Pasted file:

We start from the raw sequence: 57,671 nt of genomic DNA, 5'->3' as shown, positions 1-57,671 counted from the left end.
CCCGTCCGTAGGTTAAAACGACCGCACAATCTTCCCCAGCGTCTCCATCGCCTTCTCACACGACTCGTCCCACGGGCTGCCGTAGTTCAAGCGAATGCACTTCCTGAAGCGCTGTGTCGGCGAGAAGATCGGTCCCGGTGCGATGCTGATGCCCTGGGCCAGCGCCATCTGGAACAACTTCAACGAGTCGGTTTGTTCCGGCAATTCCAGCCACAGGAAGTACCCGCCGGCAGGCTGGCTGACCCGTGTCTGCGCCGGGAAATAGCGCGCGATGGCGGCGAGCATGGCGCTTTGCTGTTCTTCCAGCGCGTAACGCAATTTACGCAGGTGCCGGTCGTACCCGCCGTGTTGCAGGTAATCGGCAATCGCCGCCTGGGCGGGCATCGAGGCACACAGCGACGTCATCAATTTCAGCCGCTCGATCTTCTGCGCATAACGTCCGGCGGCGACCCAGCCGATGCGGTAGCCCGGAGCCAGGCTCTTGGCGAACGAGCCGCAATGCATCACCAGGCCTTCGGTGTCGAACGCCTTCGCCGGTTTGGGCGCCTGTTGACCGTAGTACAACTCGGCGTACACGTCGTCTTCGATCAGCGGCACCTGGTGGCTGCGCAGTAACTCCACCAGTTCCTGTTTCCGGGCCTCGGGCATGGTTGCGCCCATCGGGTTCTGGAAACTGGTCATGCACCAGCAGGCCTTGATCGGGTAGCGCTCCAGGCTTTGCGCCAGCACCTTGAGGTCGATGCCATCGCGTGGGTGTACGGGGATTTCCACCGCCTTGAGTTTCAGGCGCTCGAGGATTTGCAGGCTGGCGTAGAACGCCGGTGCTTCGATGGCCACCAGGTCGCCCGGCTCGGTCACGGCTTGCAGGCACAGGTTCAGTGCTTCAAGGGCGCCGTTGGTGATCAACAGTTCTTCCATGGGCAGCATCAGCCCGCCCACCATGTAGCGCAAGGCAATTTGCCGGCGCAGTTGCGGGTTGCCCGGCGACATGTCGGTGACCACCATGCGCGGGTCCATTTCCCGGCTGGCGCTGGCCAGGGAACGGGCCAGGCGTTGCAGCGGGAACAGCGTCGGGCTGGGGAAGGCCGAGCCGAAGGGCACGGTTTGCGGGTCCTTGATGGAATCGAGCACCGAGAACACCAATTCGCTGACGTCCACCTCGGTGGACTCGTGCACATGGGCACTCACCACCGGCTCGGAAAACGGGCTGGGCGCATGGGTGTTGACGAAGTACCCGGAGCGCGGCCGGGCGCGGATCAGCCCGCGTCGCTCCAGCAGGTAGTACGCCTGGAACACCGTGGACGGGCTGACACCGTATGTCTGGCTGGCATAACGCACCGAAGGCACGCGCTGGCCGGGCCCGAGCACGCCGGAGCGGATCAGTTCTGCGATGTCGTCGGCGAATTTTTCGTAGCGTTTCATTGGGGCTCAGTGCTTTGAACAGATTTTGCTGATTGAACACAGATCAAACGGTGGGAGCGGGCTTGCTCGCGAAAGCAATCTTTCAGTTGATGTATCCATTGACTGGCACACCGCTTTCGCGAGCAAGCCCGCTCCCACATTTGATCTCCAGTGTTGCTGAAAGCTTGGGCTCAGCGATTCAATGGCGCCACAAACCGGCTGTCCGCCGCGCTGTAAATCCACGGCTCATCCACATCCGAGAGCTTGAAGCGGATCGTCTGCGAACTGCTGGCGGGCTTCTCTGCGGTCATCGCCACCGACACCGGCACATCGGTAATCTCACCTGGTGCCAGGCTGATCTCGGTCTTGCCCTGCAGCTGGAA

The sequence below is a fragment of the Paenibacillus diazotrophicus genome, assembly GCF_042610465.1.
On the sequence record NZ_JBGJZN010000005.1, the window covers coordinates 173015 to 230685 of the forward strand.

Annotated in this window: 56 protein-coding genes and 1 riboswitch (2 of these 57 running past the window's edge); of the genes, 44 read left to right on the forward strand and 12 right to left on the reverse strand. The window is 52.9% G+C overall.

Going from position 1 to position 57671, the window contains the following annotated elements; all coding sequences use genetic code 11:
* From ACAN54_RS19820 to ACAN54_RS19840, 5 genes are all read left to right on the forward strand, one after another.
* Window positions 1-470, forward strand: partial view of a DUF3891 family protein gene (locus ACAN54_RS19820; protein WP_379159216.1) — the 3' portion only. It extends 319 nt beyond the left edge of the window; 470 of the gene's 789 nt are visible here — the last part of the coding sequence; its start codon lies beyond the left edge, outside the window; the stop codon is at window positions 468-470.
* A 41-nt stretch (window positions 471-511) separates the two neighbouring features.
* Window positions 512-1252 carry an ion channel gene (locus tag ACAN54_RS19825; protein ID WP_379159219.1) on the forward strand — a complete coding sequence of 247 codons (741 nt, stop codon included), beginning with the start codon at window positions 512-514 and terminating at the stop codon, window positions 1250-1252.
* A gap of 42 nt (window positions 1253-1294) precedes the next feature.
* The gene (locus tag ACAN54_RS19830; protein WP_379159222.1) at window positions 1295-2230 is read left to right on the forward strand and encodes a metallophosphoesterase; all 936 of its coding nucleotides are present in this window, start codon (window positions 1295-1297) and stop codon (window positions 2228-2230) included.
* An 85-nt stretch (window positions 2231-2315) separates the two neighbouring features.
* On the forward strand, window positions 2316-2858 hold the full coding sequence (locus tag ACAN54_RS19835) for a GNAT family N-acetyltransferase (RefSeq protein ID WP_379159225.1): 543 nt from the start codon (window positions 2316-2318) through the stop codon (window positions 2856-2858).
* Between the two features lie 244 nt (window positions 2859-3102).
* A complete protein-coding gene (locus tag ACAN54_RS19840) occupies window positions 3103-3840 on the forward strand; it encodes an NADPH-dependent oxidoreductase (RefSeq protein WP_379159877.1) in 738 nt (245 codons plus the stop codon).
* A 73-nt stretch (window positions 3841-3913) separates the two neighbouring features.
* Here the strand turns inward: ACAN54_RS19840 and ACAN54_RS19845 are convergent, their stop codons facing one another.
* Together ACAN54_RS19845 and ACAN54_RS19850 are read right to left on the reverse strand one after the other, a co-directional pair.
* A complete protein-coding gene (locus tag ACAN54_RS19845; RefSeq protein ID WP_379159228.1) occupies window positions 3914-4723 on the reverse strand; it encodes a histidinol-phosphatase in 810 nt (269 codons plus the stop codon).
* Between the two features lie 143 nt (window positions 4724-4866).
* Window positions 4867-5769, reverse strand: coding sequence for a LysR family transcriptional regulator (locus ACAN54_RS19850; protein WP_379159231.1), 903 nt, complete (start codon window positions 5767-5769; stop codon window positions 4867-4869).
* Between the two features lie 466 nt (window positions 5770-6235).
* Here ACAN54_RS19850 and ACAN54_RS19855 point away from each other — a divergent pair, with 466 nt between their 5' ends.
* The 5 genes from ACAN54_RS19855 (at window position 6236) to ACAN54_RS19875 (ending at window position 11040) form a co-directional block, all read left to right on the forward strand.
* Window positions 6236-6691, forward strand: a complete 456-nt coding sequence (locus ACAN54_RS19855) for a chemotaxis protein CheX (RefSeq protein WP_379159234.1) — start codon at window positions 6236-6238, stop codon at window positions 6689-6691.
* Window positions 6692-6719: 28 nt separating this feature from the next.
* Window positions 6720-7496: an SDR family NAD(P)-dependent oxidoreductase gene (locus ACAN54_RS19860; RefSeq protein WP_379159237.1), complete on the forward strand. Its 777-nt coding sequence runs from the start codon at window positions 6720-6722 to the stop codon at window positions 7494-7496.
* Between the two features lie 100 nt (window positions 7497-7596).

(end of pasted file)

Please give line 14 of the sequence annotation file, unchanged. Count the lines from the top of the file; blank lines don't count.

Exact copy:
* On the forward strand, window positions 2316-2858 hold the full coding sequence (locus tag ACAN54_RS19835) for a GNAT family N-acetyltransferase (RefSeq protein ID WP_379159225.1): 543 nt from the start codon (window positions 2316-2318) through the stop codon (window positions 2856-2858).